Remainer Stephen Kinnock pushes for a negotiation extension


A UK Government spokesman insisted the strict deadline set by the Prime Minister is “enshrined in UK Law”. He admitted on Tuesday they would not “officially be convening negotiating function tomorrow” but that both sides remain “fully committed” to the talks process. The spokesman said: “In light of the most recent guidance on coronavirus, we won’t formally be convening negotiating work strands tomorrow in the way we did in the preceding round.”

“We hope to discuss a draft FTA together with the draft legal texts of a number of the standalone arrangements in the near future still, as intended.

“Both sides stay fully committed to the discussions and we stay in contact with the European Commission to think about alternative tactics to continue talks, including looking at the prospect of video conferencing or conference calls, and exploring flexibility in the arrangement for the coming weeks.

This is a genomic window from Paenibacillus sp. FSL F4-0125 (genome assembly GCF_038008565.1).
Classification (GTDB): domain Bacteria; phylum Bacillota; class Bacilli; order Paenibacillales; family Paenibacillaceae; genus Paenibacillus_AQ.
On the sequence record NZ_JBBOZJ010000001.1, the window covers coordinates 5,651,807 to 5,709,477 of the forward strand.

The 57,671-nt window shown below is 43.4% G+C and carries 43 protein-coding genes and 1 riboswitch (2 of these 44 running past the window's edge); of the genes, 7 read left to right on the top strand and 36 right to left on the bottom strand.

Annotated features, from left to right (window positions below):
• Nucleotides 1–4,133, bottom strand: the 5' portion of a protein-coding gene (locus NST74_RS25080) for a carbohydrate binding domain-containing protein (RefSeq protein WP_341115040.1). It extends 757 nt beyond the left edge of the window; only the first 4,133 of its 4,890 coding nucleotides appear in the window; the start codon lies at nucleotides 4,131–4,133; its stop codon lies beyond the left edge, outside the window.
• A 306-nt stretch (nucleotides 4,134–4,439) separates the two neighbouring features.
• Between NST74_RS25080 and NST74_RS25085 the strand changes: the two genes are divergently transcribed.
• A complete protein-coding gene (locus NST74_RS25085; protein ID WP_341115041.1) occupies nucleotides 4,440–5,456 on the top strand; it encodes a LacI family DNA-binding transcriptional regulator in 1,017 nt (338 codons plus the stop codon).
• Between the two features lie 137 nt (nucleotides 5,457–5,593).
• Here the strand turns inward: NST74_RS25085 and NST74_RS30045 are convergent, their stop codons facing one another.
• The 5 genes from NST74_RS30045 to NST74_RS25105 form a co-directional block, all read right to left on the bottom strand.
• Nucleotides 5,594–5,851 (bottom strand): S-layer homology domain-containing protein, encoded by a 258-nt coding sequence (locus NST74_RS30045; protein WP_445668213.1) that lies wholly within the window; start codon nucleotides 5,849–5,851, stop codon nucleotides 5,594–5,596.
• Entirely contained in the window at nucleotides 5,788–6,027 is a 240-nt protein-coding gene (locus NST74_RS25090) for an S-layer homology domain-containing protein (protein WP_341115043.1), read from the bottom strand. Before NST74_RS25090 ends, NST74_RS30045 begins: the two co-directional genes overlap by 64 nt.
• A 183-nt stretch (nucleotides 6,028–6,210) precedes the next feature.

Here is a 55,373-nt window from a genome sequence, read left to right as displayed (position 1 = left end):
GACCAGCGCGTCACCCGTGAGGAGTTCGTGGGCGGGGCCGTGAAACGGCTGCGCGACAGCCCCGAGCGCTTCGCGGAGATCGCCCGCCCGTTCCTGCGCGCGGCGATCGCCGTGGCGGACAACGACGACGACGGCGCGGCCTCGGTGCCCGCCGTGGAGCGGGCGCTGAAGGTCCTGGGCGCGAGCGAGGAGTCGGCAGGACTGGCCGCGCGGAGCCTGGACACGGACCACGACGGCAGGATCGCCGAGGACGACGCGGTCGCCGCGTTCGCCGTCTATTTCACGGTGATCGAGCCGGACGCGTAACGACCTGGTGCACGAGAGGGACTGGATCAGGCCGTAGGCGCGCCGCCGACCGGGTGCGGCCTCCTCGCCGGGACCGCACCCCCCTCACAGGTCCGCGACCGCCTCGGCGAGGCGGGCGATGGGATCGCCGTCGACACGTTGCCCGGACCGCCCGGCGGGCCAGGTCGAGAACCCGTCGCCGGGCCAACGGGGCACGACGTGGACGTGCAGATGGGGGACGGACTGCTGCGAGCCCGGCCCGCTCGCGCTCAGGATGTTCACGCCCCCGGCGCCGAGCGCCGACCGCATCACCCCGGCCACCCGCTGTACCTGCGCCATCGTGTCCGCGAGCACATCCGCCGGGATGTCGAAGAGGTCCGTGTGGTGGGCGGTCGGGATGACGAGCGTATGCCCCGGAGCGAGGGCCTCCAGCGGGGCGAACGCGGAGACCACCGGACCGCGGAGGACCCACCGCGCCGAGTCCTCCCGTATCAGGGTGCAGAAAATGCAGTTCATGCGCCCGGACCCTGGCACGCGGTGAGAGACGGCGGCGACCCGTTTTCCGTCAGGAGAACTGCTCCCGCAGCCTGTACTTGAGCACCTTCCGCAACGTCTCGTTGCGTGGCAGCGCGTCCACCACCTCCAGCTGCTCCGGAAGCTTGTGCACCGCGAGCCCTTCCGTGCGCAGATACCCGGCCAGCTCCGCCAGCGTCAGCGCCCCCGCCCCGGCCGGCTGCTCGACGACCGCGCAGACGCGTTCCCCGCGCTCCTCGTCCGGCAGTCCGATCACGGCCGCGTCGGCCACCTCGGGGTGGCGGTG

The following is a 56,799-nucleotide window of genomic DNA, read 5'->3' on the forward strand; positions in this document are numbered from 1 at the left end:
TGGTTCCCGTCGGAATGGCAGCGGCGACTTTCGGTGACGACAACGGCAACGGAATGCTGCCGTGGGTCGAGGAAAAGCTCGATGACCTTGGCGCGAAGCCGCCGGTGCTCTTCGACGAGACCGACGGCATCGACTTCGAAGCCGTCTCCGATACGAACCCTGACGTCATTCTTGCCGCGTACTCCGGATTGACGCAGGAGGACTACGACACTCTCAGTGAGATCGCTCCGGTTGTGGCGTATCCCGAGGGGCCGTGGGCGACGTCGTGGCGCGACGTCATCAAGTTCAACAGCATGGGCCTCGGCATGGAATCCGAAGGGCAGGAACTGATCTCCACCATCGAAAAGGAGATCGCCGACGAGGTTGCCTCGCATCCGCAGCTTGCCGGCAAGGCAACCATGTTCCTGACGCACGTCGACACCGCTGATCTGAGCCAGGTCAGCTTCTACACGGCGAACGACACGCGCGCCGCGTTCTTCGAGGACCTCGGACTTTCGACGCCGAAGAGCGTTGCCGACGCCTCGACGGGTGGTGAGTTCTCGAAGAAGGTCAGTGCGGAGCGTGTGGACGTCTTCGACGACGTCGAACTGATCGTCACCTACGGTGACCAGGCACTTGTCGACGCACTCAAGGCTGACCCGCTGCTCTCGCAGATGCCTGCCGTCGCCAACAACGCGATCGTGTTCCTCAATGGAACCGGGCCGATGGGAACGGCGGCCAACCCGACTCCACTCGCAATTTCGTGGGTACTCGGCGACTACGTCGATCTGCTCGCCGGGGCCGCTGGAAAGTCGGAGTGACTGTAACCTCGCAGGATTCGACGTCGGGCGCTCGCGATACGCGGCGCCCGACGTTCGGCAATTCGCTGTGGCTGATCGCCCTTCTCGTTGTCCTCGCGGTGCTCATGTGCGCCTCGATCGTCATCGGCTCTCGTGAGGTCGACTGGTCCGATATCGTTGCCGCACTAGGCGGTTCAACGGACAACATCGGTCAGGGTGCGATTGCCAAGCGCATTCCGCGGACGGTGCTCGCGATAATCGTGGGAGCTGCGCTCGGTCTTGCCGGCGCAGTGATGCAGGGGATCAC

“The transition period ends on December 31, 2020. This is enshrined in UK law.” The commitment from the government came after Foreign Secretary Dominic Raab was put under pressure by opposition MPs in the House of Commons to extend the transition period.

Labour MP Stephen Kinnock told him “Rather than trying to fight this war on two fronts, if you like, and extending authorities bandwidth to breaking point, surely the time is now coming to ask for an extension to the transition period and it is far better to do that than to put ideology ahead of the health and safety of the British people.”

But before discussions were cancelled, former Brexit Secretary Mr Raab insisted: “We are convinced we can get this done and, honestly, I do not think delaying Brexit discussions would give anyone the certainty – on both sides of the Channel – they require.”


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